Clyde Cameron College
The tumultuous architectural and political history of one of Australia’s oddest buildings.
In July 2008, the Royal Australian Institute of Architects awarded its “25 Year Award for Enduring Architecture” to the former Clyde Cameron College building in Wodonga, Victoria.
The citation provided an opportunity to look back at the College’s inception and later demise, both architecturally and politically, since the college was mired in controversy from start to finish.
A Chaotic Structure
I visited the Clyde Cameron College site in January 2009. I’d read about it in The Age and via the RAIA but had never seen any photographs of it.
When I finally saw it for myself, I was initially confused yet also somewhat impressed; confused because of the eclectic array of buildings but impressed at the boldness of the design.
Clyde Cameron College (as I will refer to it) consists of an array of small satellite buildings arranged around a central administration centre. All of the buildings are linked by enclosed corridors, and the whole complex is composed of concrete, steel and glass. The front porte-cochère is a heavy mass of off-form concrete, with a smaller concrete tunnel leading visitors into the main reception. From there the rest of the College sprawls.
Taking a walking tour of the site, I could see how each component of the College contributed to the whole. In some cases, the design was more coherent than others, but at each turn my interest was aroused. Small classrooms were linked to apartments by enclosed glass corridors. Rooms were designed with jarring shapes, and a variety of textured concrete and besser bricks has been utilised.
Kevin Borland’s influence in the design of Clyde Cameron College is abundantly apparent, with many stylistic reminders of the Harold Holt Memorial Pool. Yet the design of the College is far more adventurous than Borland’s earlier work and contains far more detail, even if that detail consists of various rounded or square ‘chunks’, tubular tunnels and curved stairwells in keeping with the béton brut ideal.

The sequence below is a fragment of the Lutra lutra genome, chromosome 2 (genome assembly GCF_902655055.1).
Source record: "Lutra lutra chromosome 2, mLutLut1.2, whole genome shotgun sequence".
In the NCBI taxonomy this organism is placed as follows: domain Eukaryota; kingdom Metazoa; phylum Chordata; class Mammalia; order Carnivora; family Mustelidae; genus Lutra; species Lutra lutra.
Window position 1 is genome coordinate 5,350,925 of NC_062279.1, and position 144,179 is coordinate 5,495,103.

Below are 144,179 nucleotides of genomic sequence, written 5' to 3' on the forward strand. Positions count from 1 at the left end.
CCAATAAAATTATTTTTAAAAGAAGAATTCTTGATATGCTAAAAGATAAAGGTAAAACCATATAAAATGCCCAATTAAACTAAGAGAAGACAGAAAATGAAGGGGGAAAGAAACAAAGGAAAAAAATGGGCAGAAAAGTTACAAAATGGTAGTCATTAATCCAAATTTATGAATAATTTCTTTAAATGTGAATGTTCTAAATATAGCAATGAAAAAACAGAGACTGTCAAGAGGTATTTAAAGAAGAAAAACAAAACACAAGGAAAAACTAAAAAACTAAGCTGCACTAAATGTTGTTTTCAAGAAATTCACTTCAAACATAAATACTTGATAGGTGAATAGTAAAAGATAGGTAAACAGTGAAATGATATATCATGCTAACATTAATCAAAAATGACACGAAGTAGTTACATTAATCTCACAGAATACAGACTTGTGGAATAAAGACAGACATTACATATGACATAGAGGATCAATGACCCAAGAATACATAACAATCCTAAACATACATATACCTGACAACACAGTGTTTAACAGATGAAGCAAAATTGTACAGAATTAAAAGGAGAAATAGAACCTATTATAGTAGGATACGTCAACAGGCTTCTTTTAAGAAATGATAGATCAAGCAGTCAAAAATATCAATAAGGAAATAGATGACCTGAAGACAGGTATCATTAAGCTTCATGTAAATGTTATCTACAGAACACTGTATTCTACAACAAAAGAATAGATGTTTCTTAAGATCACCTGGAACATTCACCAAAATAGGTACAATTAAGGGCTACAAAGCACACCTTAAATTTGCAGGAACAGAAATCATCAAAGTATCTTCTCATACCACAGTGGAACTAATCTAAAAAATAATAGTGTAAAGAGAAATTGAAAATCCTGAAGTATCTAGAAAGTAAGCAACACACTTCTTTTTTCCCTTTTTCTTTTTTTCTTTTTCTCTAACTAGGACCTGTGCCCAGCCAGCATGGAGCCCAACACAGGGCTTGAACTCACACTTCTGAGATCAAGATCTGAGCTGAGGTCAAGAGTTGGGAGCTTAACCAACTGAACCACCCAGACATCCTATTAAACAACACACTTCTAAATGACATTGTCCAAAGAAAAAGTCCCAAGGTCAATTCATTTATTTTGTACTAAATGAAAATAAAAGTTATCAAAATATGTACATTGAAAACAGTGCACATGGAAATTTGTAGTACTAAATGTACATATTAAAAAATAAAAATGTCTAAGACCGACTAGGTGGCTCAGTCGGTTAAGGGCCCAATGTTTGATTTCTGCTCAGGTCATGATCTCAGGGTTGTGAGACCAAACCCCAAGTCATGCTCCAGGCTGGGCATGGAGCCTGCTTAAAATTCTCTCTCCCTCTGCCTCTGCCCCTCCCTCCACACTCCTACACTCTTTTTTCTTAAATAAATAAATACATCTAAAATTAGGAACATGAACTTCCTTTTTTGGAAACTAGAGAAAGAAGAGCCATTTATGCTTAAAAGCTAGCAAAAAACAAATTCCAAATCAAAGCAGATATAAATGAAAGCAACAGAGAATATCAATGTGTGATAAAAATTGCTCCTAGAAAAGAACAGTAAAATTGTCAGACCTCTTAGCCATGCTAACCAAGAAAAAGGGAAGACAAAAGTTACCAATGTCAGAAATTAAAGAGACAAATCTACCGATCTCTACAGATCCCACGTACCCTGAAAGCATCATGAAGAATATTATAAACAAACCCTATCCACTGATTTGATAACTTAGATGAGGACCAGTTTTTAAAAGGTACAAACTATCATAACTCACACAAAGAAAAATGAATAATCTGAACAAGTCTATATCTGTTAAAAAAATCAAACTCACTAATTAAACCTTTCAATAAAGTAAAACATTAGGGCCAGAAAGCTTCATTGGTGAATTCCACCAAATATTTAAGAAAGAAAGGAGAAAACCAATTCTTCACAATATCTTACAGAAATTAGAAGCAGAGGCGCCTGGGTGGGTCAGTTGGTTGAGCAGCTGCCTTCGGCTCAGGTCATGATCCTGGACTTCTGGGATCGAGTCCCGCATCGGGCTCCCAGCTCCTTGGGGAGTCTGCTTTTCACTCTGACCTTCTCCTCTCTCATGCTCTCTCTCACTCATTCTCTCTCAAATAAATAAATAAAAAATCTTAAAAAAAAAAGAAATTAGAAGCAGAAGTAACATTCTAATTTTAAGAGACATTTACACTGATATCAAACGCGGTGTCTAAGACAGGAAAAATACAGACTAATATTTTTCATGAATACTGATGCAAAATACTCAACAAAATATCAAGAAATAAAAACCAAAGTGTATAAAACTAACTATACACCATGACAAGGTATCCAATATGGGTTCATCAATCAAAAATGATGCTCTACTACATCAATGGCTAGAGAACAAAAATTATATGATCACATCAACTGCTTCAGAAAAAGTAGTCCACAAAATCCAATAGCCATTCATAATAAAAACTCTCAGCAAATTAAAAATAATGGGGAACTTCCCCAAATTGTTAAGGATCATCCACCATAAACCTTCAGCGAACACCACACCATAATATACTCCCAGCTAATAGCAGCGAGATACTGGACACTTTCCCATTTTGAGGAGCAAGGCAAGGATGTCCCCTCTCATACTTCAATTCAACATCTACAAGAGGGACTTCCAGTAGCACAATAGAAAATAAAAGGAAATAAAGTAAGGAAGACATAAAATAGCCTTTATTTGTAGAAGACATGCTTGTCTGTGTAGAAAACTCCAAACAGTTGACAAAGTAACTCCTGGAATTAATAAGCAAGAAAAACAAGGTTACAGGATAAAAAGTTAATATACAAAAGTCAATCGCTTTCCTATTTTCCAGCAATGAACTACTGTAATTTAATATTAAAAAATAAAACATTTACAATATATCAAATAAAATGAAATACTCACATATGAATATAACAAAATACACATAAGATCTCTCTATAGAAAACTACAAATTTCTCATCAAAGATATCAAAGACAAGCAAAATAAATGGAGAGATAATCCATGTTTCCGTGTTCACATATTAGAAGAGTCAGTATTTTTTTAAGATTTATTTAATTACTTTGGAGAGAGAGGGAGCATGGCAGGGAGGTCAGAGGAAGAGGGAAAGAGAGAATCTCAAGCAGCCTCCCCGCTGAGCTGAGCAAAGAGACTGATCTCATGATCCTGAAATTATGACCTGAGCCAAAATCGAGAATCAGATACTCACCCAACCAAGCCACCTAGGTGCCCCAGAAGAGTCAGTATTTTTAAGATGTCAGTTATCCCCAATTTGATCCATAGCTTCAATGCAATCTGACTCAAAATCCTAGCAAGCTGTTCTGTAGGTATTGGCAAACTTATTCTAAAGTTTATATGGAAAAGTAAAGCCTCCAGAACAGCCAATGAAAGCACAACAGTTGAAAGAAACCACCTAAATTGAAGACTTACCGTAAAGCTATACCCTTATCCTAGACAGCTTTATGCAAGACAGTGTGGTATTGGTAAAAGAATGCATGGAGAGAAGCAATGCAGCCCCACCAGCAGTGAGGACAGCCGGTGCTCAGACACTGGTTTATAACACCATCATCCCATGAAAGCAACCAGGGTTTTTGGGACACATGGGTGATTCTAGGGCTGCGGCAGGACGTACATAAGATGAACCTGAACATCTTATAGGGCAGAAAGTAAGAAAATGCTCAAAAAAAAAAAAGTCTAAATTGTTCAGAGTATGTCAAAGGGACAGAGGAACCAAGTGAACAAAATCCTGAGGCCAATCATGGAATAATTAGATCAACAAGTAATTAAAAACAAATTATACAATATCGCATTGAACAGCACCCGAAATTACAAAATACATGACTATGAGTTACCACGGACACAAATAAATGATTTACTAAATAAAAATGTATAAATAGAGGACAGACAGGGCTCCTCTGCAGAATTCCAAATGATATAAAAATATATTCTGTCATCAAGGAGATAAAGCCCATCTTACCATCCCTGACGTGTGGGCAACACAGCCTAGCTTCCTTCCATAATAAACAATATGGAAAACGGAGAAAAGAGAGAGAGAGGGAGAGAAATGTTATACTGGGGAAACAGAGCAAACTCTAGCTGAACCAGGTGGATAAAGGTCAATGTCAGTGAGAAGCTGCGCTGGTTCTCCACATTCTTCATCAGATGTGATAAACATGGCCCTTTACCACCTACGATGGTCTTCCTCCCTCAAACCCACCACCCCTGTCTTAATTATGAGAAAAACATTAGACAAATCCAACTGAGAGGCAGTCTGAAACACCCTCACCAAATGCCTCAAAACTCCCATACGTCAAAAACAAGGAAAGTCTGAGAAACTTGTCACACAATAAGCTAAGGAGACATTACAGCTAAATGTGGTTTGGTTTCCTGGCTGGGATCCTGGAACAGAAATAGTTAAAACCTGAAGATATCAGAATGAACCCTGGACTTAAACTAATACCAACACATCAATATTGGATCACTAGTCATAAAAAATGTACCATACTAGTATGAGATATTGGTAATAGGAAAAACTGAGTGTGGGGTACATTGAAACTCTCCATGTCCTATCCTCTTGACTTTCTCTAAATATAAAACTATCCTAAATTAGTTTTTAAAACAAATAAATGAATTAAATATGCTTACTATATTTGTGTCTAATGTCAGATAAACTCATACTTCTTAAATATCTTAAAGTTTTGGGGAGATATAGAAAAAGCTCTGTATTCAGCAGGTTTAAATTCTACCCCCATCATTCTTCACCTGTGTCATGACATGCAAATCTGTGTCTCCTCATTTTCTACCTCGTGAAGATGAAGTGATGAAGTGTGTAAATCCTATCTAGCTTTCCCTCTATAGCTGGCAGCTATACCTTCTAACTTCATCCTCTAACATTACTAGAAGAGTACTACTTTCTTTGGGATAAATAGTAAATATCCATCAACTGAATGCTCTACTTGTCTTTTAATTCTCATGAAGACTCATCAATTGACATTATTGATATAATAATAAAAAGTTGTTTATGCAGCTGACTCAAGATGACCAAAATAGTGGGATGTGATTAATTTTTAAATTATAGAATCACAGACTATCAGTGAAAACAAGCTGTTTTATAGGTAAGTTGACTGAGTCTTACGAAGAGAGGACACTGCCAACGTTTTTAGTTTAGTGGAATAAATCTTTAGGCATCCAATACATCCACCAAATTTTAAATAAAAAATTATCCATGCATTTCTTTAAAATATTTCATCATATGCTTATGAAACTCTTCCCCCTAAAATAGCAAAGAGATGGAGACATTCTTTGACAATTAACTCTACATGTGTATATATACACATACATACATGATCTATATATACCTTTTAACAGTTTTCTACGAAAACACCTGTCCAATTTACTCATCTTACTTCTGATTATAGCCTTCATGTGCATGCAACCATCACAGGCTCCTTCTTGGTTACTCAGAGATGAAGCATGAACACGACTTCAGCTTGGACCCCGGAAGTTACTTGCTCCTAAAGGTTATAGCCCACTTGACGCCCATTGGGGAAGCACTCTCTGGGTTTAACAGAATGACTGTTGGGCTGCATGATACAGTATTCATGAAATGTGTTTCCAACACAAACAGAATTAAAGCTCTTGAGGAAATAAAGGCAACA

As I strolled, I could feel the complex coax me further, if for no other reason than to see what architectural absurdity would be encountered next. I was not disappointed, for the absurdities were in heavy abundance.
It’s Time. Maybe.
As intriguing (and confusing) as the Clyde Cameron College complex is, the rise and fall of its tenant organisation, the Trade Union Training Authority (TUTA) is as chaotic and brutal as the building that housed it. Brutalist architecture was wrapped in ideology, and understandably, so was TUTA.
TUTA was established under the Trade Union Training Authority Act 1975; a hasty attempt by the Whitlam Labor government to establish such an organisation before the government was thrown out of office.
Named in honour of the then-serving Minister for Labour, Clyde Cameron College was to provide participant-centred approaches to adult education courses which were ideologically and politically independent from individual unions and the Commonwealth Government. To achieve this, academics from the Centre for Continuing Education at the Australian National University guided the development of the curriculum in those early years.